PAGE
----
by Guillermo del Toro & Daniel Kraus
Recommended Ages: 12+
In the TV show, the hero boy is an Arcadia (Calif.) high school kid named Jim Lake, Jr. who lives with his single mom, has a tubby best friend named Tobey D. (as in Domzalski) and a crush on a Mexican-American girl named Claire Nuñez. In the book, Jim Jr.'s last name is Sturges; he lives in San Bernardino, Calif.; his single parent is his dad; and best friend Tobias Dershowitz (only once called "Tobey D.") is actually nicknamed Tub. Also, Claire is a warrior babe from Scotland. There are tons of other differences, too, but that's just to give you a feel for how much the story changed between book and TV. In the book, the friendly warrior troll ARRRGH!!! is a girl - but otherwise pretty much the same as on TV, her impaired speech explained by the rock embedded in her skull; know-it-all troll Blinky has eight eyes, not six, and hundreds of suckered tentacles, and the eyes are on stalks, so that's quite a different look for him. There's still a history museum and a Killaheed Bridge (not Killahead, but all right), and the reassembly of the bridge does indeed augur the return of the villainous Gunmar the Black, lord of the Gumm-Gumms; and Jim has to learn swordplay in a big hurry in order to save his town from a horde of people-eating trolls. Also, there's an important medallion with runes on it, and a school bully named Steve, and an impending performance of Romeo and Juliet (at least, an abridged version), and an attempt by some horrid creatures to replace a baby with a changeling, and a troll city that one enters via a magical doorway under a bridge; but that about does it for the similarities between the stories. Considering all these superficial similarities, and the fact that this is unmistakably the source material for the animated show, it's really most amazing how entirely different the two stories are.
In this original version, Jim Sturges, Jr. is not the first human boy to become a trollhunter. He is, in fact, recruited by his Uncle Jack, who disappeared 45 years ago at age 13 and is still 13. Meanwhile, Jack's kid brother Jim Sr. has never gotten over seeing his brother abducted by trolls, apparently the last victim of an epidemic of children who disappeared never to be seen again. He has raised Jim Jr. in a suburban fortress with steel shutters on the windows, 10 locks on the front door, and multiple alarm systems. Nevertheless, Jim evades his overprotective dad enough to get the role of Romeo in the halftime play during his high school's big football game. He also struggles to keep up with an eternally-13 uncle whose heroics are fueled by anger about being denied a normal life. Together, with a little help from Blinky, ARRRGH!!! and Tub, they take on an increasingly terrifying series of Gumm-Gumm clans, including trolls that can literally puke up their guts, rust trolls, and a gigantic red scaly monster whose planned takeover of the San Bernardino Valley is fueled by a diet of ground children. Ick.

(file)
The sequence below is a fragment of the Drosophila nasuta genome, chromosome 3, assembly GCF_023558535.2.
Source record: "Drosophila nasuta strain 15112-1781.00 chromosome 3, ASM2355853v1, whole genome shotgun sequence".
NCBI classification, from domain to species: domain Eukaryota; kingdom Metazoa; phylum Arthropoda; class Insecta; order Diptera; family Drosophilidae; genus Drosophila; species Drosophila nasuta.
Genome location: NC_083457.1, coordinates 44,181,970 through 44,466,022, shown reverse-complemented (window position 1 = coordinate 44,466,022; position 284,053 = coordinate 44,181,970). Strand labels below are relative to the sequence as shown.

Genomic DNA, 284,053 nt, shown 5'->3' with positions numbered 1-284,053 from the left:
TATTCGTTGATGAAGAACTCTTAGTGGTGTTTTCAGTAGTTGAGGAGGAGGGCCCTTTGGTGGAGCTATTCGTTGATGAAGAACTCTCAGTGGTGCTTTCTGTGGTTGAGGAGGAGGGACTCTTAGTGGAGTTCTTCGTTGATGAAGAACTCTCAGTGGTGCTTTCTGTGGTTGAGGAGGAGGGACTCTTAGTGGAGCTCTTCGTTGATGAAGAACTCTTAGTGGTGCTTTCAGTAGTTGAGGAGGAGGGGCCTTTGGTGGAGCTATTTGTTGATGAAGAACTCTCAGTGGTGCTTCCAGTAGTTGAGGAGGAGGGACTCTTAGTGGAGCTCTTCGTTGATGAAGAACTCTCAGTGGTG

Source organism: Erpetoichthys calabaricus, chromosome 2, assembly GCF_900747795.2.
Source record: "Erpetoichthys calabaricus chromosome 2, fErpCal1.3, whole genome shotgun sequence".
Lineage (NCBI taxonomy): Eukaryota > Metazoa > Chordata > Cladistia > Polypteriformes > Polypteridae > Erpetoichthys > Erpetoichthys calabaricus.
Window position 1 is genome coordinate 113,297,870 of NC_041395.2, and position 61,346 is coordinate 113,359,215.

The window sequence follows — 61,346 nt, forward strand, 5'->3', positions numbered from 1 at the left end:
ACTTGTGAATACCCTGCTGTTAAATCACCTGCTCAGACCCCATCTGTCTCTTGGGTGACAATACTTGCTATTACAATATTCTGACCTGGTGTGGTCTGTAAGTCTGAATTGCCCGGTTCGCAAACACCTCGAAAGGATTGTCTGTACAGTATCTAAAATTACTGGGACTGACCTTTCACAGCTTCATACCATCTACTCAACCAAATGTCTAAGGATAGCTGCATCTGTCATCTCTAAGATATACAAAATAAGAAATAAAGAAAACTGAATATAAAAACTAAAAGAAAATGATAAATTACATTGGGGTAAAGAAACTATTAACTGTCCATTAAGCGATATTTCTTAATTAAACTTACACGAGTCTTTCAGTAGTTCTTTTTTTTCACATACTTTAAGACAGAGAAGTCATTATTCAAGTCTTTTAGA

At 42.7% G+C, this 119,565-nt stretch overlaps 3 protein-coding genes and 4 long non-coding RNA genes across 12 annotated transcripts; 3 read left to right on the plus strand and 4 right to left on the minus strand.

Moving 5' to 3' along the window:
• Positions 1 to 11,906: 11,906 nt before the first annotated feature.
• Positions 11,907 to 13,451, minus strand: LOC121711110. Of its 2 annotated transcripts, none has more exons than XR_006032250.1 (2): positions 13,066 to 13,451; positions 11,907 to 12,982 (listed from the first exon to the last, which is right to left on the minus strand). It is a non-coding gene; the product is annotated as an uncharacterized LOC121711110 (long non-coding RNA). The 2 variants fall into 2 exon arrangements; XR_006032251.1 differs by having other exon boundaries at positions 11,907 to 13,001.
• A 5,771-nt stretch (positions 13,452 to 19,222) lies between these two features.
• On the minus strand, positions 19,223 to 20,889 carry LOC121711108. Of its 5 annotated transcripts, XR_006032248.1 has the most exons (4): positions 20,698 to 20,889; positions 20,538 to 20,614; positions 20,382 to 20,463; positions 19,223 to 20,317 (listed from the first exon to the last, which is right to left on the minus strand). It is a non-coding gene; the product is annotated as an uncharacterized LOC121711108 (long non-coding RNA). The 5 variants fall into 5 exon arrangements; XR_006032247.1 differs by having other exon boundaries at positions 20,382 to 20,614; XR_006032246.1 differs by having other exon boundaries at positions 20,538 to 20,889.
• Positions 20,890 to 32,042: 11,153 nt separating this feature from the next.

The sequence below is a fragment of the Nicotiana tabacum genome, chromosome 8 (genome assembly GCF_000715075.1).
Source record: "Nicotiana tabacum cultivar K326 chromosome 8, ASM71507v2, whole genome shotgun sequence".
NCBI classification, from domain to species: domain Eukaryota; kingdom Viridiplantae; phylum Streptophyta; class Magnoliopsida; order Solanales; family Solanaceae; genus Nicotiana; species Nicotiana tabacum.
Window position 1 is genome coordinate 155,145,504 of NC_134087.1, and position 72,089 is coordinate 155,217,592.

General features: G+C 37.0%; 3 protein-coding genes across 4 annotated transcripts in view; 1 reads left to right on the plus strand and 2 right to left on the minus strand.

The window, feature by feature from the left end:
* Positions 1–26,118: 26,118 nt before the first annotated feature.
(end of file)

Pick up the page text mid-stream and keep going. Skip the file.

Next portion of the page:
It's an exciting book that compels you to turn pages from its opening challenge ("You are food") to the climactic battle on the football field. It bears less resemblance to the TV spinoff with each page turn, but you don't mind because it's that thrilling, chilling, funny, just a little romantic, and downright well-written. That's another thing it has in common with the TV version, actually. The characterization is superb. Their dialogue is lively. The emotions motivating the hero ring true, even when the canvas is filled with bizarre and preposterous creatures. While I have no interest whatsoever in the series of novelizations based on the TV episodes, I hereby declare this original book to be legit.
Guillermo del Toro, in case your head has been under a rock for some time, is the co-author (with Chuck Hogan) of the "Strain" trilogy, comprising The Strain, the Fall and The Night Eternal, and the co-author (with Christopher Golden and Troy Nixey) of Don't Be Afraid of the Dark. He is also the director of, among other movies, Blade II, Hellboy and its sequel, Pan's Labyrinth and Pacific Rim. Kraus, whose novel Rotters I vividly recall reading in audio-book form, also wrote the two-book "Death and Life of Zebulon Finch" series (At the Edge of Empire, Empire Decayed), The Monster Variations, Scowler (the other book that I binge-read this past weekend) and, again with del Toro, The Shape of Water - a novel written alongside the film of the same title, which del Toro directed and for which he won last year's Academy Awards for Best Picture and Best Director. I'm kicking myself for not buying that book, but maybe I should watch the movie first.